Effects of Robot-assisted Upper Extremity Rehabilitation on Change in Functioning and Disability in Patients With Neurologic Impairment: A Pilot Study
Introduction: The aim is to evaluate the effect of robot-assisted training on the most important aspects of functioning and disability in patients with upper extremity neurologic impairment.
Materials and Methods: A prospective six-week pilot study included robot-assisted training of the upper extremity and conventional neurorehabilitation in 12 participants after a stroke or traumatic brain injury. Outcome measurements were range of motion (ROM), the International Classification of Functioning, Disability and Health (ICF) Core Set for Hand and the Visual Analog Scale (VAS) for pain sensation. A Wilcoxon test was used for the analysis of pre- and post-test differences and Spearman’s correlation was used for connecting the data collected.
Results: A statistically significant difference was found for ROM (shoulder abduction/adduction, shoulder flexion/extension, shoulder internal/external rotation and forearm pronation/supination) and a number of ICF categories (Body Function: b280, b710, b715, b730, b760; Activities and Participation: d230, d430, d440, d445, d5). A significant positive correlation of medium intensity (r=0.589) was found between the duration of movement coordination training and the ICF category b760. We did not find a statistically significant difference in pain sensation (VAS) with regard to the direct use of the device. For all analyses, p<0.05 and CI was 95%.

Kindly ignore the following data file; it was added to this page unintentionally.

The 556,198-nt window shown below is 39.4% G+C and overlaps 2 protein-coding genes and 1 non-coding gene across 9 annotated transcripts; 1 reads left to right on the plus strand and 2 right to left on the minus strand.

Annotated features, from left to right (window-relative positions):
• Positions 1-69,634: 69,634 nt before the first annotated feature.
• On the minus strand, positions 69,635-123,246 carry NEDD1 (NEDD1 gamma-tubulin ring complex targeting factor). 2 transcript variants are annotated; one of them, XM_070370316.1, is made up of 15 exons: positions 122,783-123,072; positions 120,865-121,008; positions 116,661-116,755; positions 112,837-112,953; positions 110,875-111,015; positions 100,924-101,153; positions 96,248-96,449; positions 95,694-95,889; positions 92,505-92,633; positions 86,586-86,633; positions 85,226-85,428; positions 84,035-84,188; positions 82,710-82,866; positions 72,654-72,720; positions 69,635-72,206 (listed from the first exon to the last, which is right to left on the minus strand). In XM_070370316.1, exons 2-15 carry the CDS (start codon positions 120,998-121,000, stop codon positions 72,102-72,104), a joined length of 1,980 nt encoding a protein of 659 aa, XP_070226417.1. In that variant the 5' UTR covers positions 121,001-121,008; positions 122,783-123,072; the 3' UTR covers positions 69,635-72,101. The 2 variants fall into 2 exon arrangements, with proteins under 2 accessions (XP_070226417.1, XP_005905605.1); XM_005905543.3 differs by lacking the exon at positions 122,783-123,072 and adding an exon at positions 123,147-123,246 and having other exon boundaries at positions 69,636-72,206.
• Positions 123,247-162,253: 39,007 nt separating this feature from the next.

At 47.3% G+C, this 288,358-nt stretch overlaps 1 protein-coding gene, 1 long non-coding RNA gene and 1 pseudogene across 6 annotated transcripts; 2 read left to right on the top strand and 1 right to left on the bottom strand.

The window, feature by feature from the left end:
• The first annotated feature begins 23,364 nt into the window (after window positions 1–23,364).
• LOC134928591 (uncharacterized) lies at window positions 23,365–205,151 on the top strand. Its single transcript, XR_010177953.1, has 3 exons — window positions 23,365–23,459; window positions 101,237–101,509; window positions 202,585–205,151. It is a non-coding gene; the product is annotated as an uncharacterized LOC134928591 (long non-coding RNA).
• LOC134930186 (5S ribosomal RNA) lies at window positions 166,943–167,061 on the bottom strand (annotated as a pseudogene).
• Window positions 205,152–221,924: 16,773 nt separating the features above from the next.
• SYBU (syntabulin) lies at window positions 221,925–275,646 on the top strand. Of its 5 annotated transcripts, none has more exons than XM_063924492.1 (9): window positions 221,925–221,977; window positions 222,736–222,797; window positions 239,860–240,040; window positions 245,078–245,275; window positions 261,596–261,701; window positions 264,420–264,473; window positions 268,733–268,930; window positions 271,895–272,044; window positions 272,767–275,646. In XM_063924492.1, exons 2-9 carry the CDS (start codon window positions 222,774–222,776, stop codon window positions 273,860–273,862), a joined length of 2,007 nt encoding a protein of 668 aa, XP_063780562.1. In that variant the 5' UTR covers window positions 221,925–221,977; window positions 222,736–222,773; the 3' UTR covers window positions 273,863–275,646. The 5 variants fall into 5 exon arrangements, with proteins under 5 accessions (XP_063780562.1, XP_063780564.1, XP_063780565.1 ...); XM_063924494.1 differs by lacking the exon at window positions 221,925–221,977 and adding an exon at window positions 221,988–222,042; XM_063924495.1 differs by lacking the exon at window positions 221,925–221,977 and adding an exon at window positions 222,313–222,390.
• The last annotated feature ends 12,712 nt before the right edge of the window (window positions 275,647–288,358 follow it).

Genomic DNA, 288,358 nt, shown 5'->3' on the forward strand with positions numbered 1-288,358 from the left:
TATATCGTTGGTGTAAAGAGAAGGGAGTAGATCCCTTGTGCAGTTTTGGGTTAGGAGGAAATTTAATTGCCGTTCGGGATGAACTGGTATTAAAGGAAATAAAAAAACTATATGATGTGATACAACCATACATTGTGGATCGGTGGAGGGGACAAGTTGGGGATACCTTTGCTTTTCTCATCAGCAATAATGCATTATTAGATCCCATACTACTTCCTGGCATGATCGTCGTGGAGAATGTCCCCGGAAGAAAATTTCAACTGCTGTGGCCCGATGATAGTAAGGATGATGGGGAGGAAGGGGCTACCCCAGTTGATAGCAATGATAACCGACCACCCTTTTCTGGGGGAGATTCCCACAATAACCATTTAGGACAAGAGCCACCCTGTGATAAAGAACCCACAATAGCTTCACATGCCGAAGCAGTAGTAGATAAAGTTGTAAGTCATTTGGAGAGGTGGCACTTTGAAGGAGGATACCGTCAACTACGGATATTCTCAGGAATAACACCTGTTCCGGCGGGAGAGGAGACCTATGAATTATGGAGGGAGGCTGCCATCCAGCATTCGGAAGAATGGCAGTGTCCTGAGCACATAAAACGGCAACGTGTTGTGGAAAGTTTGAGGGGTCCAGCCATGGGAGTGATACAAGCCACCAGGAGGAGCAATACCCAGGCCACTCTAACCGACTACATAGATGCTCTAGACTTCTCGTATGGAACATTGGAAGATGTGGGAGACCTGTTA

Conclusion: Robot-assisted training and conventional neurorehabilitation improved motor and functional recovery. There was a correlation between training a specific goal on the device and one of the ICF Body Function categories.